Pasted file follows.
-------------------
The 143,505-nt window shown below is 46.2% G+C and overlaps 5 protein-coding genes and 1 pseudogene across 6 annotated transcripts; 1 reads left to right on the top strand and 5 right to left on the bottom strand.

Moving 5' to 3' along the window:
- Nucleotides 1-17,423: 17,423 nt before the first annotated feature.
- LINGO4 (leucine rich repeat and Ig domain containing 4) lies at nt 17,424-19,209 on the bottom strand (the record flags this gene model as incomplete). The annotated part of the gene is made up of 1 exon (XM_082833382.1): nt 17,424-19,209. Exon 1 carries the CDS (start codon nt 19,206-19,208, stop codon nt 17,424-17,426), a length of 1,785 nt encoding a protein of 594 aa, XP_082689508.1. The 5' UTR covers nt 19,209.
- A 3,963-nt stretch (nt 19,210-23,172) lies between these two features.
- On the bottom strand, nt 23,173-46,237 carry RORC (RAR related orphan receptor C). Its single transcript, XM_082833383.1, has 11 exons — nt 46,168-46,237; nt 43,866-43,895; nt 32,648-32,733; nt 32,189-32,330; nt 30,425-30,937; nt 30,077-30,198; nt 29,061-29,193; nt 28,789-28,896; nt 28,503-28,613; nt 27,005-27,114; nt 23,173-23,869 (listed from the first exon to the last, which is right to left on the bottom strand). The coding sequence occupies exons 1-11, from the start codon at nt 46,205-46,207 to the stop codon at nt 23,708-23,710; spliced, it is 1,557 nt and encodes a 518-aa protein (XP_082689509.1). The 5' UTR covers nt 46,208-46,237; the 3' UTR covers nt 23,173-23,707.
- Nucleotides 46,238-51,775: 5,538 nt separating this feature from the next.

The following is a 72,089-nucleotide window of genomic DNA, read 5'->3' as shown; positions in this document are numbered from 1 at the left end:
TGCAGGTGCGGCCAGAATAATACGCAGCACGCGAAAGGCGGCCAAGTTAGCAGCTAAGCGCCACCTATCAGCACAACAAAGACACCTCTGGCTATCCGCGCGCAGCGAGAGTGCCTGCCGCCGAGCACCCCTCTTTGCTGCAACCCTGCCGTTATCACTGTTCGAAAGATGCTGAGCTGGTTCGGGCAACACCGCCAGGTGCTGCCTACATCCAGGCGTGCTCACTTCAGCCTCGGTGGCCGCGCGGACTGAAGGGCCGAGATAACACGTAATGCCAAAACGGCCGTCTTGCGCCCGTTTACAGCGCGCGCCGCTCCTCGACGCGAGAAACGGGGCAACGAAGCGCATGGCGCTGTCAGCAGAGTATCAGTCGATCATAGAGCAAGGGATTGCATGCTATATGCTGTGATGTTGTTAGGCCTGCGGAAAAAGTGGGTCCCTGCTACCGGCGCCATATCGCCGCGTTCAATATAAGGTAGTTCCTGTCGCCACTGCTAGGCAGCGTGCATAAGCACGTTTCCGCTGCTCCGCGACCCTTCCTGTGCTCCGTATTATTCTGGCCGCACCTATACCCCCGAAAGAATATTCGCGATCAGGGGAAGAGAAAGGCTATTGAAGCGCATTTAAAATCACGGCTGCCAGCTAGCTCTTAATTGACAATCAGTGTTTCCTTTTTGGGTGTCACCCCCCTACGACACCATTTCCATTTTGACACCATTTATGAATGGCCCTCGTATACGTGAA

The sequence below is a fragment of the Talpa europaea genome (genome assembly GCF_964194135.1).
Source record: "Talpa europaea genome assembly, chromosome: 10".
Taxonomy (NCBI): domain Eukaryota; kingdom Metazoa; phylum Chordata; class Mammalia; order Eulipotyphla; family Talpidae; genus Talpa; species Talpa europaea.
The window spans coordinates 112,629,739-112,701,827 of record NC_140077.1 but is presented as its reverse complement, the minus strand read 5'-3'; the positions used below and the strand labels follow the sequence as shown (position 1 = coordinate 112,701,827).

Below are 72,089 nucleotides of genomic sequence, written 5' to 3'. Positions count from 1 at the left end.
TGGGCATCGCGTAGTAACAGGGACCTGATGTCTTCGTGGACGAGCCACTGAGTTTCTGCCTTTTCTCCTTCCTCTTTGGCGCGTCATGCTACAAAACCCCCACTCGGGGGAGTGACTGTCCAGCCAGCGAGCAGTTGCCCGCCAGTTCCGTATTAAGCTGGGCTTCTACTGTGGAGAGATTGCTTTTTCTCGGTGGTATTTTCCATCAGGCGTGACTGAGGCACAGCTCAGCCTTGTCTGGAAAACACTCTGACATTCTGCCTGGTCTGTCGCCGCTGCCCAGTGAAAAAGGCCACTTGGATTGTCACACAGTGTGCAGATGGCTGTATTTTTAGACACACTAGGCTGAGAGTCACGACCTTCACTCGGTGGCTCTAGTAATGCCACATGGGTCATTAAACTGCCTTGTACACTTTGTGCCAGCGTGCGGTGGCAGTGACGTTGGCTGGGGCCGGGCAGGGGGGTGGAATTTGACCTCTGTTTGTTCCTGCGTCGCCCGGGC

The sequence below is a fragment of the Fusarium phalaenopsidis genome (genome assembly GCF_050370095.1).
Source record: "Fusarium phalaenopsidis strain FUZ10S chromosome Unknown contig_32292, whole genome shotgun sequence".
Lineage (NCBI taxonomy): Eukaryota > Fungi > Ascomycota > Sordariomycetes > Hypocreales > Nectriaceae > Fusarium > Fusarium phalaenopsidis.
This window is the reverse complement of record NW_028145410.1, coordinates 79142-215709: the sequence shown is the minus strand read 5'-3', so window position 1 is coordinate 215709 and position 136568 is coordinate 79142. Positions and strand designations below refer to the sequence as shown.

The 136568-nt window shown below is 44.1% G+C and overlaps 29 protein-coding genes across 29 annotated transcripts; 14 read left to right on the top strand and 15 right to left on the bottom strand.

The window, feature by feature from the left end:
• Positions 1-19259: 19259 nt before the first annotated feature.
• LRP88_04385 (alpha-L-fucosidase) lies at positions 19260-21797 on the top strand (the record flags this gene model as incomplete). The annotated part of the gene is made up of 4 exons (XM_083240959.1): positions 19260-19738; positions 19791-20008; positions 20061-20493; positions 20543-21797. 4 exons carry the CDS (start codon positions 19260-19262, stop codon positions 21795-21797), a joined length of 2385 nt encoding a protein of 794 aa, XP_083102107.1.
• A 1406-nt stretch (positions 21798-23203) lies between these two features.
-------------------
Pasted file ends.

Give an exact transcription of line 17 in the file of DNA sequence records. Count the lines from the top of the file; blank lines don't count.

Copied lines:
Source record: "Fusarium phalaenopsidis strain FUZ10S chromosome Unknown contig_32292, whole genome shotgun sequence".